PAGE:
|Title||Impact of pertussis-specific IgA, IgM, and IgG antibodies in mother's own breast milk and donor breast milk during preterm infant digestion.|
|Publication Type||Journal Article|
|Year of Publication||2020|
|Authors||Demers-Mathieu, V, Huston, RK, Markell, AM, McCulley, EA, Martin, RL, Dallas, DC|
BACKGROUND: The survival of antibody isotypes specific to pertussis toxin (PT) and filamentous hemagglutinin (FHA) from mother's own milk (MBM) and donor breast milk (DBM) during preterm infant digestion was investigated.
METHODS: Feed, gastric, and stool samples were collected from 20 preterm mother-infant pairs at 8-9 days and 21-22 days postpartum. Samples were analyzed via ELISA for anti-FHA or anti-PT immunoglobulin A (IgA), IgM, and IgG.
RESULTS: Anti-PT IgA, anti-FHA IgG, and anti-PT IgG were lower in MBM than DBM at 8-9 days postpartum, whereas anti-FHA IgM was higher in MBM than DBM. Anti-PT IgA, anti-PT IgG, and anti-FHA IgG in DBM decreased in gastric contents at both postpartum times but those antibodies in MBM were stable or increased during gastric digestion. Anti-FHA-specific IgA and IgM were higher in gastric contents from infants fed MBM than from infants fed DBM at 8-9 days. All pertussis antibodies were detected in infant stools at both postpartum times.
CONCLUSIONS: Pertussis-specific antibodies from MBM were stable during infant digestion, whereas anti-pertussis IgA and IgG from DBM decreased in gastric contents. The constant region and variable region of antibodies and maternal immunization appear to be the critical factors for their stability to proteolytic digestion and pasteurization.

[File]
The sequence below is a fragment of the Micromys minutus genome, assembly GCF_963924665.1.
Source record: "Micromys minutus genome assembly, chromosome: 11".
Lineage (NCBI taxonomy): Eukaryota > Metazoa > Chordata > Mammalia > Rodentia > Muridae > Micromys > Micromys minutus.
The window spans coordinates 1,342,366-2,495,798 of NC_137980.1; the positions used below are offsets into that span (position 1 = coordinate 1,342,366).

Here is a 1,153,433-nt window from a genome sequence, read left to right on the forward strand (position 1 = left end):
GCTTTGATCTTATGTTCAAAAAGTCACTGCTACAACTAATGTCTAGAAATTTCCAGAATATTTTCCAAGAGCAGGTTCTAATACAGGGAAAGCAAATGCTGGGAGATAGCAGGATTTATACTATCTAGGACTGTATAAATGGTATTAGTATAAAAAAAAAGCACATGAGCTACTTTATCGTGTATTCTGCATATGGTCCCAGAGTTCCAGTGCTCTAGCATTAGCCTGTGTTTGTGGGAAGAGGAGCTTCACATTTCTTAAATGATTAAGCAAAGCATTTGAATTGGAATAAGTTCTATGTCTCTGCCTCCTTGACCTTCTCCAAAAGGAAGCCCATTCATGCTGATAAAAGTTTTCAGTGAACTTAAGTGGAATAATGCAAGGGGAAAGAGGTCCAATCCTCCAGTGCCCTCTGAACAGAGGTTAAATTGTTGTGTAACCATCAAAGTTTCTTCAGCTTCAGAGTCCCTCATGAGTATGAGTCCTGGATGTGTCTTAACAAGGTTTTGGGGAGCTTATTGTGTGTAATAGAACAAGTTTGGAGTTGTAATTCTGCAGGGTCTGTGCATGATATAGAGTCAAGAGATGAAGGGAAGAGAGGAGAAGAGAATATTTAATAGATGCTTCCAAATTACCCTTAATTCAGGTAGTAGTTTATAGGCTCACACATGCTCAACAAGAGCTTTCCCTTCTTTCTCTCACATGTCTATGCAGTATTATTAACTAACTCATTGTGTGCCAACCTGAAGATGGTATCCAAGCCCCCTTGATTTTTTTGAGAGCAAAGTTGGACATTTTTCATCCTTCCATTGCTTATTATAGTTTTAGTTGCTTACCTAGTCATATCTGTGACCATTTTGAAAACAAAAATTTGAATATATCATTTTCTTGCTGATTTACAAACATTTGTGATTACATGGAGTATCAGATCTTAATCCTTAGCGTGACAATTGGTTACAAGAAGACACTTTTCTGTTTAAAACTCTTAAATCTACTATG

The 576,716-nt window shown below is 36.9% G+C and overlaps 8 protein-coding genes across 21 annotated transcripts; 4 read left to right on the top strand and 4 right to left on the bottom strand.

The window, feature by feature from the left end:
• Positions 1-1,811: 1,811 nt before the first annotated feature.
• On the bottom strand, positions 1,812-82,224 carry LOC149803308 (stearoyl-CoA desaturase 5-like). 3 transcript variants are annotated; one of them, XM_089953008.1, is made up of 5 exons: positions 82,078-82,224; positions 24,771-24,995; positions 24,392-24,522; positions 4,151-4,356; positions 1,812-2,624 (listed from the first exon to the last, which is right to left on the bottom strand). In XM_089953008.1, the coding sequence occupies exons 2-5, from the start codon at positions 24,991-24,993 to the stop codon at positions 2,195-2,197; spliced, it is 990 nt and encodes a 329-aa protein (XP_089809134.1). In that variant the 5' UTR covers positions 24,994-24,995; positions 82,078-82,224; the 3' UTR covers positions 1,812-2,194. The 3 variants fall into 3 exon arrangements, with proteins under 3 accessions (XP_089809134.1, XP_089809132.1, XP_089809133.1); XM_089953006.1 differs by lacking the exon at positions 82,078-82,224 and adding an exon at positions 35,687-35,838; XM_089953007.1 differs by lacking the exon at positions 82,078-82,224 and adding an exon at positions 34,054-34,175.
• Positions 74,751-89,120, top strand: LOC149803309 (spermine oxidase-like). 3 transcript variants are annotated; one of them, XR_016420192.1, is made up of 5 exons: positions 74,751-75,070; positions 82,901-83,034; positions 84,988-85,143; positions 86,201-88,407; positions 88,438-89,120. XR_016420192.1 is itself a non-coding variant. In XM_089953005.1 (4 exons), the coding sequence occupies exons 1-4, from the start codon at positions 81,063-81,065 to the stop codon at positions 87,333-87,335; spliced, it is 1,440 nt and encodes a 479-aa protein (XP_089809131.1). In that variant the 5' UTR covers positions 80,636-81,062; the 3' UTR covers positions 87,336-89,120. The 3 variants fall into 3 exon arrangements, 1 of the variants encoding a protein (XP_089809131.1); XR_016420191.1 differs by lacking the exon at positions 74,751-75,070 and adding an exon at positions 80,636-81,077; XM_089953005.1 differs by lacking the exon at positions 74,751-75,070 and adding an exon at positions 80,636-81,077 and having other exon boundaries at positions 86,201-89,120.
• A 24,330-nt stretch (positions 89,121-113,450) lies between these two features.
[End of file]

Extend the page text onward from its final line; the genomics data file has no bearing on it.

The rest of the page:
IMPACT: Pertussis-specific antibodies from mother's breast milk were stable during infant digestion, whereas anti-pertussis IgA and IgG from donor breast milk decreased in gastric contents.The constant region and variable region of pertussis-specific antibodies and the maternal immunization (previous infections and vaccinations) appear to be the critical factors for their stability to proteolytic digestion and pasteurization.Pertussis-specific antibodies from either mother's breast milk or donor breast milk survived during preterm infant digestion and both types of milk will compensate for the lower IgG transplacental transfer in preterm infants compared with term infants.
|Alternate Journal||Pediatr. Res.|